The arch of her eyebrow suggested this was more than mere formality. The feeling in Al’s gut deepened as he nodded, lighting his cigarette.
The Telladay Conservatory glittered behind them as she led him across the street toward the stately opera house on the other side. It was odd to see empty sidewalks and dim windows in nearby buildings. Once inside, their feet sounded overloud against the marble floors and stairways.
It took three flights of stairs to reach the roof. Out in the open air and away from others, Captain Falk relaxed enough to laugh. “I thought you’d be puffing by now. All those years behind a desk with nothing but cigarettes to keep you company.”
“I like to think of myself as a hound at heart, not a lapdog. I’ll keep working until I’m dead.” Al scanned the statues, nooks, and stone flourishes that comprised the rooftop bannisters. “So. Why are we here?”
“I thought you would like to see the sniper ready in case of emergency. You might be fascinated by the advancements made in the rifles.” Then she led him over to where her man was situated. His clothing mimicked the color of the stone, and he didn’t look up when they approached.
Al sensed the kid’s growing unease as they both studied him. Maybe he knew what their positions in the war had been; maybe he was just nervous from two high-ranking officers watching him. Either way, Al decided to give the kid a break by turning to look out on the city instead. “They make them a lot fancier these days. I can almost hear all the magic buzzing from it.”
A grimace from Falk told him she agreed. She had always liked the sturdiness of an old-fashioned bolt action rifle. Her own in the war had been her grandfather’s. As they began following the perimeter of the roof, she said, “Times aren’t desperate now.”
“But just as dangerous?” He knew they would be talking with care from this point on, every sentence offering up a hidden meaning. Falk wouldn’t reveal things to him that she wasn’t supposed to—not openly, anyway. She had her own neck to look after.
The other captain fell silent for a moment. “Did you think you would survive the war?”
“I never tried to guess the future. Taking each day as it happened was always enough.”
She nodded. “It’s one way of thinking. Not the way I see things, perhaps, or how I carry out the decisions handed to me.”
Al didn’t respond, aware that she was about to hint at something very important. As she considered her next words, his gaze fell from her face.
Their uniforms were very similar, and he easily found a slight outline over her heart, imperceptible beneath the black wool except to those who knew exactly what it was: a copper pocket frame. He’d seen it once, some time after they had become friends. One drunken night, she had opened it up and showed him what was inside—a picture of her with her husband and children.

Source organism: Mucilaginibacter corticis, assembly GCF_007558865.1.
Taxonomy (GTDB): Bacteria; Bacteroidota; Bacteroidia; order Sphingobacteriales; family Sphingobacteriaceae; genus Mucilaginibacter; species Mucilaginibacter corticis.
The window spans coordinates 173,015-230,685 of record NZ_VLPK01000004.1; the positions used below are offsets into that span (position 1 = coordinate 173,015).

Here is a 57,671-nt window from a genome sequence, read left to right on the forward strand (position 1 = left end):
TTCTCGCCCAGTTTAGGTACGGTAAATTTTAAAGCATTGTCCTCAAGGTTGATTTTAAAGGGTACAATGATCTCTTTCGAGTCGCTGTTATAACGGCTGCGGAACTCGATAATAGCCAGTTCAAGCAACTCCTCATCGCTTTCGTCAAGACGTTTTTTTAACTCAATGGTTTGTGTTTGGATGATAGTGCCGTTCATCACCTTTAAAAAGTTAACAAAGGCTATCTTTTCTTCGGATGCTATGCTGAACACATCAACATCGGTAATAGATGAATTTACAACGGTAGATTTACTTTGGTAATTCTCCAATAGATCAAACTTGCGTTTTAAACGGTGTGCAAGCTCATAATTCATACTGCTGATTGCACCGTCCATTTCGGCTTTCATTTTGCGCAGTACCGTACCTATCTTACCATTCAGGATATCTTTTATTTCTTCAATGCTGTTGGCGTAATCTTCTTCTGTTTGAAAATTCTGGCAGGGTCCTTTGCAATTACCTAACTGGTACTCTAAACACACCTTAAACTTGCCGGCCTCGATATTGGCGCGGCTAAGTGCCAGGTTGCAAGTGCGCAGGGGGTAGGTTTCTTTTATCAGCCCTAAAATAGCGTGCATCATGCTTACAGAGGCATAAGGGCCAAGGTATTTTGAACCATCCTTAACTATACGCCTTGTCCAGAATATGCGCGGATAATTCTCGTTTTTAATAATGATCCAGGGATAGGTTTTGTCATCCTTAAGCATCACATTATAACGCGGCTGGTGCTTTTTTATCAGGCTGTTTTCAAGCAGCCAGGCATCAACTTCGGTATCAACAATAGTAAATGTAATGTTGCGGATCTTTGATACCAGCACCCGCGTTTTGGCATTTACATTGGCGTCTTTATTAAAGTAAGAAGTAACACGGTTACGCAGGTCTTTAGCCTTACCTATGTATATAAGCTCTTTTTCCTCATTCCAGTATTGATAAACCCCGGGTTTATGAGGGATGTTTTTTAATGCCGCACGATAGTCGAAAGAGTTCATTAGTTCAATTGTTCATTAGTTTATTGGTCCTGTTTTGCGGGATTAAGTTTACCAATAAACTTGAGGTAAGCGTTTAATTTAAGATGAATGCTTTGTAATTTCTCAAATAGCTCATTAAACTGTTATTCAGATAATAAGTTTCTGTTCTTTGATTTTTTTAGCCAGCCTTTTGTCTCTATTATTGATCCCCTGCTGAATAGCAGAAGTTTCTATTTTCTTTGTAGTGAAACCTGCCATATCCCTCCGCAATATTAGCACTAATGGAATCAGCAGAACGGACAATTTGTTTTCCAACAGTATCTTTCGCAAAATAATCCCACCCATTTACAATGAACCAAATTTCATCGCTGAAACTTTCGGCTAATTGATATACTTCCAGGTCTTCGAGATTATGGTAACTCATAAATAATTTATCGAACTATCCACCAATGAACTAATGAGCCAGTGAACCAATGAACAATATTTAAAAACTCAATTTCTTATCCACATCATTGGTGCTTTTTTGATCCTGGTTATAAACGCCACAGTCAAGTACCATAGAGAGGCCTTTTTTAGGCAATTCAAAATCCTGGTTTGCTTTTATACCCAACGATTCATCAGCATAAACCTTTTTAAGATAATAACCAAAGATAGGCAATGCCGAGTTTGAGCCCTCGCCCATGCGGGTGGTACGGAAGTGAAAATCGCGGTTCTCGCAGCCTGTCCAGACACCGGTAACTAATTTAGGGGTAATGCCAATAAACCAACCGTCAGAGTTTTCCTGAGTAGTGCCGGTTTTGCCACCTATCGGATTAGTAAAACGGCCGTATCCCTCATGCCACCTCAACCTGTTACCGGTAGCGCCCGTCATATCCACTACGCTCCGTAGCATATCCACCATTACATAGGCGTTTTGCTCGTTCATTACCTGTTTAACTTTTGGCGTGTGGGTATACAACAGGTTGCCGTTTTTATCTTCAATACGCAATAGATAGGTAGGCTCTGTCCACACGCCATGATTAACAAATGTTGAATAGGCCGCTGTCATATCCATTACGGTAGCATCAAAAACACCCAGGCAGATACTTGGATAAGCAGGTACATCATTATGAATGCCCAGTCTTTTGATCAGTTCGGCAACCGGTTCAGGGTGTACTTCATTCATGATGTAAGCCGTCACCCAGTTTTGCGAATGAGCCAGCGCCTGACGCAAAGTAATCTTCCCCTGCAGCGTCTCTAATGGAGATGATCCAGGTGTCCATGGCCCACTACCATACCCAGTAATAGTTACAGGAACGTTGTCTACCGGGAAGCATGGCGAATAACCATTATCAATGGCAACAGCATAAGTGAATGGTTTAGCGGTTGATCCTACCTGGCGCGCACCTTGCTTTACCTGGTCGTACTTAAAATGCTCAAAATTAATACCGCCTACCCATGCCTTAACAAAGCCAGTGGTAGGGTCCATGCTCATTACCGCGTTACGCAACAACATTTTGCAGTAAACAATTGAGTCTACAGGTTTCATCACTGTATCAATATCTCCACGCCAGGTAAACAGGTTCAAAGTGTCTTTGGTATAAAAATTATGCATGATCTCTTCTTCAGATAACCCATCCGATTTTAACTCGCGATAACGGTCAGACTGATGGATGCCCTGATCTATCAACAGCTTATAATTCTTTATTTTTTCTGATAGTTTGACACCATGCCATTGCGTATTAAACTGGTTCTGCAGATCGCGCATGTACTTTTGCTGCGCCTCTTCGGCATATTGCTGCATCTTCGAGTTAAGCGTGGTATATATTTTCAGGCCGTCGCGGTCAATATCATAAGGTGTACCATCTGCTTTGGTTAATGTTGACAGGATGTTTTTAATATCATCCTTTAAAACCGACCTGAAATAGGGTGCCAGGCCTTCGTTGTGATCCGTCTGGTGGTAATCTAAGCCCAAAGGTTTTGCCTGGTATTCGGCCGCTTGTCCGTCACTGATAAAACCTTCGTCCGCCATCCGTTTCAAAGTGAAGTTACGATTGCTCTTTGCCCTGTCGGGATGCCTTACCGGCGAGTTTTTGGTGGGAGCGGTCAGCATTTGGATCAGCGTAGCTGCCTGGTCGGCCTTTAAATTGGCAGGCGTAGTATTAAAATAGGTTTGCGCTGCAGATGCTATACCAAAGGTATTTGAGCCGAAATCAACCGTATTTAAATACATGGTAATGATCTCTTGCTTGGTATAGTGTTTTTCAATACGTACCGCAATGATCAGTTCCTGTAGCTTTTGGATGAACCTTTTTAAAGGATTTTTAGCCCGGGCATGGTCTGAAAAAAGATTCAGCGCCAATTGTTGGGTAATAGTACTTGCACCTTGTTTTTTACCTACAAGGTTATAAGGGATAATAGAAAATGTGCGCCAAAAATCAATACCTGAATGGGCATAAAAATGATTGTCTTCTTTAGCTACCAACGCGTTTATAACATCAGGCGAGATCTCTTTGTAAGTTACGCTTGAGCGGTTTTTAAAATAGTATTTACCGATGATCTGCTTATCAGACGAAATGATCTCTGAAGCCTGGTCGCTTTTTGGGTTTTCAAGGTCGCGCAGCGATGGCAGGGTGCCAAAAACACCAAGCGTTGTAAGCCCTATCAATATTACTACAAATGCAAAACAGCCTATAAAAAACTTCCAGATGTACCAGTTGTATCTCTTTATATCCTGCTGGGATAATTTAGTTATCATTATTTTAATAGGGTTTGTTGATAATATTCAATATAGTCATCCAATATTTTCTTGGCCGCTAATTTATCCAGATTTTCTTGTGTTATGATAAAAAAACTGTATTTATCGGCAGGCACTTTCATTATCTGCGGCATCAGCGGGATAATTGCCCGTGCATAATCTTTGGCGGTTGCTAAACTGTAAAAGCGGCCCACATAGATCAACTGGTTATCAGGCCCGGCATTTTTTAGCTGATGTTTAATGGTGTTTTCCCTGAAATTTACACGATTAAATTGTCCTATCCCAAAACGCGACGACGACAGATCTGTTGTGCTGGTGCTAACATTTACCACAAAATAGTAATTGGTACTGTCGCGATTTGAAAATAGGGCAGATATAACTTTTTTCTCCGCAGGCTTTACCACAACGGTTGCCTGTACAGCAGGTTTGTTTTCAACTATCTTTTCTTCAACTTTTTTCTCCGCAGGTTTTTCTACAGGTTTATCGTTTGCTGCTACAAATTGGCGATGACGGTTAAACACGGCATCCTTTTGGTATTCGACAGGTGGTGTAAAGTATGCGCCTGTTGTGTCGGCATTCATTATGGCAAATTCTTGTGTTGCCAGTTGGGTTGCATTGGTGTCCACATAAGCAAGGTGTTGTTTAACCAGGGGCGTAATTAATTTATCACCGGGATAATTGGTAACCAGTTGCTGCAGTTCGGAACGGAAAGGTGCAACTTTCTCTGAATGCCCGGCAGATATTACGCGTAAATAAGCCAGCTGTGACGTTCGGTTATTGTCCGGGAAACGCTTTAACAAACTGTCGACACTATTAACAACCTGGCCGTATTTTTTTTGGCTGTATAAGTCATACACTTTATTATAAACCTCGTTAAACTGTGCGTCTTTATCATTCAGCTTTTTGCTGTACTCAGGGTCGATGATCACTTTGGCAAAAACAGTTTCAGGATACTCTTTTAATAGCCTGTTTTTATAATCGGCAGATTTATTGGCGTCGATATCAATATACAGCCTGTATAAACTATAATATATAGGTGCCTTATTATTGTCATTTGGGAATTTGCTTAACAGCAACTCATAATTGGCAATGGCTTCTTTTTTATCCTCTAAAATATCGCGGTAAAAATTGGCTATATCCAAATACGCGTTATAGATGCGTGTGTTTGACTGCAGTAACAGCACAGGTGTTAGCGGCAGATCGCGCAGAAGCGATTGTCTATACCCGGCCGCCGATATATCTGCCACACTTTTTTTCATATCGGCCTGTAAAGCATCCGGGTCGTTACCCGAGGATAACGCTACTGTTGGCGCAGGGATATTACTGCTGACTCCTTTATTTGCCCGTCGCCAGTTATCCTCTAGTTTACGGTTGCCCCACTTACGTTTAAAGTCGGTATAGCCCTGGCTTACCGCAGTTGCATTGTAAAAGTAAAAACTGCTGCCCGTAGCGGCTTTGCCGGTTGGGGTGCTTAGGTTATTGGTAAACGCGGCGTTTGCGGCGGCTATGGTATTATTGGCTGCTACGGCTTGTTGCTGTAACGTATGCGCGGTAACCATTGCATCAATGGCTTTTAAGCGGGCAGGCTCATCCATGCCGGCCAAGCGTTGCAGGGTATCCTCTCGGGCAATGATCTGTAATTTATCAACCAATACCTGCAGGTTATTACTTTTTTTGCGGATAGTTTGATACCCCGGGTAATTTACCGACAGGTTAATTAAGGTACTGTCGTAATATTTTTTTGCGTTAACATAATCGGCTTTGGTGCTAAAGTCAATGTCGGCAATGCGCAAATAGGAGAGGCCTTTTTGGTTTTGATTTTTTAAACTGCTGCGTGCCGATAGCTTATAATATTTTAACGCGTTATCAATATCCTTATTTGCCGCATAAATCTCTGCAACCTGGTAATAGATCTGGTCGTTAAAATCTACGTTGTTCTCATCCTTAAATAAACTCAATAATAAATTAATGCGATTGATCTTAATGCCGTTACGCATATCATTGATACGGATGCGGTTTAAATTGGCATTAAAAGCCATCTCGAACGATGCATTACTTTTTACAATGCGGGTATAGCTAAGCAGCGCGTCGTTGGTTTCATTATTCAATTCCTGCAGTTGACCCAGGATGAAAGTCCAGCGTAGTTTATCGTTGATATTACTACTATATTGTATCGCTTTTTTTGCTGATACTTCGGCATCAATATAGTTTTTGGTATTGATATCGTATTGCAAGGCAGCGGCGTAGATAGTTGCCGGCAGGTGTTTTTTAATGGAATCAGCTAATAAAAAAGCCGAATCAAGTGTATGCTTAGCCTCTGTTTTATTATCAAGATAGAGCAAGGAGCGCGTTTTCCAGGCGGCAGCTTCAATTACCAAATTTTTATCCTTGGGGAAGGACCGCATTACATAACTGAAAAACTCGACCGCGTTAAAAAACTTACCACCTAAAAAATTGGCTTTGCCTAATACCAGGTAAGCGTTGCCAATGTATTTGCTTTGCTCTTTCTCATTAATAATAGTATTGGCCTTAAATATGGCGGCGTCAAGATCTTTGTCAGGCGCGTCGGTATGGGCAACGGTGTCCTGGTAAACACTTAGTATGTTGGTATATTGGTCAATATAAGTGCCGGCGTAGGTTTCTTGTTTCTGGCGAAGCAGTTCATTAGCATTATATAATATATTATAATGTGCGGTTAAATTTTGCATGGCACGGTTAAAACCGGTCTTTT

Despite sharing a bottle of the strongest hooch he’d ever had, the words had flowed out of her with perfect clarity. She had been away to see her sick mother when the war broke out, just a farm wife in a country village. She had returned to find everyone harvested by the mech-enchanters, her family included. Within a week, she had joined the military and was placed in one of the sniper divisions, determined to take as much revenge as possible.
Al had seen her unguarded rage that night, and hadn’t been surprised when she had accumulated over 300 confirmed kills to her name by the time the war ended. Many others thought he and Inge had been lovers, but their closeness had been that of friends. He’d never seen her show interest in anyone ever, and he had never seen her without that photo tucked against her heart.
Iron Inge, they’d called her, but he’d known it was fury that had driven her, not any sense of duty. It was what would give him a fighting chance now against any bullshit that the city was planning for him and others at the meeting.
Just then, she turned to him. “Do you remember the wartime question every soldier was asked?”
“Sure. ‘Are you prepared for a closed casket funeral?’” With the enemy forces harvesting brains to build more war mechs, it had been common practice to completely destroy the head when possible. “Why ask that?”
“It’s become relevant for you again.”
His voice sharpened. “My chances of surviving are that slim? If they are, I know it’s not because of the Saxbys.”
“It’s a fragile situation, and suspicions run sharp. No one likes your friendliness toward the wolves, Captain. No one trusts it. Your men uncovered the information that the Saxbys regularly betray others. A stab in the throat when a friendly handshake is offered. Yet some still wonder if you’ve risked that.”
Al sighed out a lungful of smoke. “The irony is that I’ve never played nice with others, wolves or human. Merely fair. So what are they expecting?”
The other captain shrugged. “Don’t let yourself be taken by the wolves. It’s one possibility I was told to prepare for—the Saxbys attempting to carry off a human for their own interrogation tactics. With the border to no man’s land so close… well, it’s not an unlikely scenario.”
“Especially if the human was willingly taken away? So the sniper isn’t going to protect us, merely make sure we can’t tell the wolves anything. No wonder Keene is sweating bullets.” Despite the lightness to his voice, irritation seeped through him. He didn’t like being thought of as someone who would take bribes at the first opportunity. God knew he had refused them often enough throughout his career. “Tell you what, if it comes to that, tell your boy to shoot me in the right side of the head. It’s less obstinate than the left.”
He could see Falk wanted to smile, but she resisted with a shake of her head. “You never change, Al. Be careful. Aside from your detective, no one in that room will trust you.”